Poll shows Tory 'competence' slump
Public opinion on the Conservatives has slumped dramatically since the Budget in March, according to a poll released today.
For the first time since the creation of the coalition Government in 2010, Labour has overhauled the Tories as the party rated most competent and capable by voters in the survey for The Times, and they also lead the Conservatives on the questions of which party is united and which has clear ideas to deal with Britain's problems.
However, Labour's pole position in the three crucial rankings is not the result of a surge in support for Ed Miliband's party - whose ratings remain virtually unchanged since March - but a double-digit drop in confidence in David Cameron's team, including Chancellor George Osborne.
Some 45% of people who knew who Mr Osborne was, told pollsters Populus he should be sacked, compared to just 18% who thought he was doing a good job.
With a Government reshuffle widely expected in September, top candidate for the chop was Health Secretary Andrew Lansley, who 53% said should be sacked, followed by Culture Secretary Jeremy Hunt (48%) and Home Secretary Theresa May (46%).
The only Conservative Cabinet minister to get a positive rating in the survey was Foreign Secretary William Hague - tipped by some as a possible replacement for Mr Osborne at the Treasury - with 49% saying he did a good job against 20% saying he should be sacked.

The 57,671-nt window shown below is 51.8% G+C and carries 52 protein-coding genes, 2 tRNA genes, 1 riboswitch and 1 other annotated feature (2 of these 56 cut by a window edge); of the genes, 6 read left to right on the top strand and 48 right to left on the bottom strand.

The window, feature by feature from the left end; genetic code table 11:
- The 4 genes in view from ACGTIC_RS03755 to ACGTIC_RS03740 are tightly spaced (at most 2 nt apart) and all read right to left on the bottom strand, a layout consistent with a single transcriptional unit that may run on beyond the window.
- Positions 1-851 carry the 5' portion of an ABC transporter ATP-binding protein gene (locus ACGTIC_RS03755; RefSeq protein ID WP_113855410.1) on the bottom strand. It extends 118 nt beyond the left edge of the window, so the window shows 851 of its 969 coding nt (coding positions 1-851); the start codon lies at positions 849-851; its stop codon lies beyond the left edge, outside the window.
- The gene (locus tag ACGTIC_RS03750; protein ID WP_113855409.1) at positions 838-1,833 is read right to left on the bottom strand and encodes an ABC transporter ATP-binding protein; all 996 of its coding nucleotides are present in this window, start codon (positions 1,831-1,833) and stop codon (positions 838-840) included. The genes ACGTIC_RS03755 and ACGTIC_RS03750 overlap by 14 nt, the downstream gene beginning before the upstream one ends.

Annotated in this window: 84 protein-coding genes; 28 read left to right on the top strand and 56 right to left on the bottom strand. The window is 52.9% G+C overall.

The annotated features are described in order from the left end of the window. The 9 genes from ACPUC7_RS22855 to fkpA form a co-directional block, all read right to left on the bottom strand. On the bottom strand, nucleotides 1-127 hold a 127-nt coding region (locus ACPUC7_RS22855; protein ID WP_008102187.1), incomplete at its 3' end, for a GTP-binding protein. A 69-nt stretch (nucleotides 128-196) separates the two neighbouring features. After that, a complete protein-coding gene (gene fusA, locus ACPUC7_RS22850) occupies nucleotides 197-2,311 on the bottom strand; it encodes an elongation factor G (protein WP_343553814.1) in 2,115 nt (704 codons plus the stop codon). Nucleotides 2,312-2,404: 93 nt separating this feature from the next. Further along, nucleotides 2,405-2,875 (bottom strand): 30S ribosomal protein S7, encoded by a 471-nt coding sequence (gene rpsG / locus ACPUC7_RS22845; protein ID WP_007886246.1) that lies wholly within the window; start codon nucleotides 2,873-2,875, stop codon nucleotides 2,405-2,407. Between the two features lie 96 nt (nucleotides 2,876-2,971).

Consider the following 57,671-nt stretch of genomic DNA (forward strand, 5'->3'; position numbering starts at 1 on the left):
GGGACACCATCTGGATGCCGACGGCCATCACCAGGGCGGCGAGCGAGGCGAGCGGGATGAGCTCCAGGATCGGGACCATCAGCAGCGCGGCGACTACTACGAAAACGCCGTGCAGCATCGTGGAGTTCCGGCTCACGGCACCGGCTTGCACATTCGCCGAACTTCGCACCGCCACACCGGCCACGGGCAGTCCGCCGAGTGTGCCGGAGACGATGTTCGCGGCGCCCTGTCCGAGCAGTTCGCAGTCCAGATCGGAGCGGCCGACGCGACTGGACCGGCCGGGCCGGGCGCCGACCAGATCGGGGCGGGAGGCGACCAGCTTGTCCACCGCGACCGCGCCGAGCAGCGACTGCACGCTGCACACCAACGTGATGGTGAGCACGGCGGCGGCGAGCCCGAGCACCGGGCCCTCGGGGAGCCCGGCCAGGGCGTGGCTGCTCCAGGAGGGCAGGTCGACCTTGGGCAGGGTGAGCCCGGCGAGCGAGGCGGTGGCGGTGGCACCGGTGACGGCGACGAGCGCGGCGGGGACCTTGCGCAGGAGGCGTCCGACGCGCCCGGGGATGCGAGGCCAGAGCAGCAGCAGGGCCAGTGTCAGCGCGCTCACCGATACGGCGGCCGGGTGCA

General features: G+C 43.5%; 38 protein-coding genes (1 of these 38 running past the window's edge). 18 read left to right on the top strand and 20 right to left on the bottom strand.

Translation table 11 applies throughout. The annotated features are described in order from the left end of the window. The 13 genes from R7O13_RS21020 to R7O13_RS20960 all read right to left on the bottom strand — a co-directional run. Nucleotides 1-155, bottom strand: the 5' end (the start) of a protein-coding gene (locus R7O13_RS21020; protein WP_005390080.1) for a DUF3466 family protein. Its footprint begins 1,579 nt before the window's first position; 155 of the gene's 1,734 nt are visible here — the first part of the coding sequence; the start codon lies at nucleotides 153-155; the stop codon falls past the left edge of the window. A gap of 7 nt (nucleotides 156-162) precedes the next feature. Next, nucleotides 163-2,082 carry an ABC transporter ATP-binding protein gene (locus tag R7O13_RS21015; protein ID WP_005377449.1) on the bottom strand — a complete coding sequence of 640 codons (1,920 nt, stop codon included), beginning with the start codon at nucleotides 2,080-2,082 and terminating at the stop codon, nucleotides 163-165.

The proportion of voters who think of the Conservatives as "competent and capable" fell by a precipitous 12 percentage points from 46% in March to 34% now, leaving them two points behind Labour on 36% (down one point since March) but still ahead of the Liberal Democrats on 24% (down six).
On party unity, the Tories fell 14 points from 42% in March to 28% now, equal with the Lib Dems (down one point), with both coalition parties trailing well behind Labour on 46% (unchanged).
And on the question of which party had clear ideas to deal with Britain's problems, Conservatives were down 11 points from 44% in March to 33% now, behind Labour on 36% (down two) but well ahead of the Liberal Democrats on 23% (down nine).
Some 40% of those questioned said they would vote Labour (down one point since a similar poll in June), with Conservatives on 34% (up one) and Lib Dems on 12% (up three).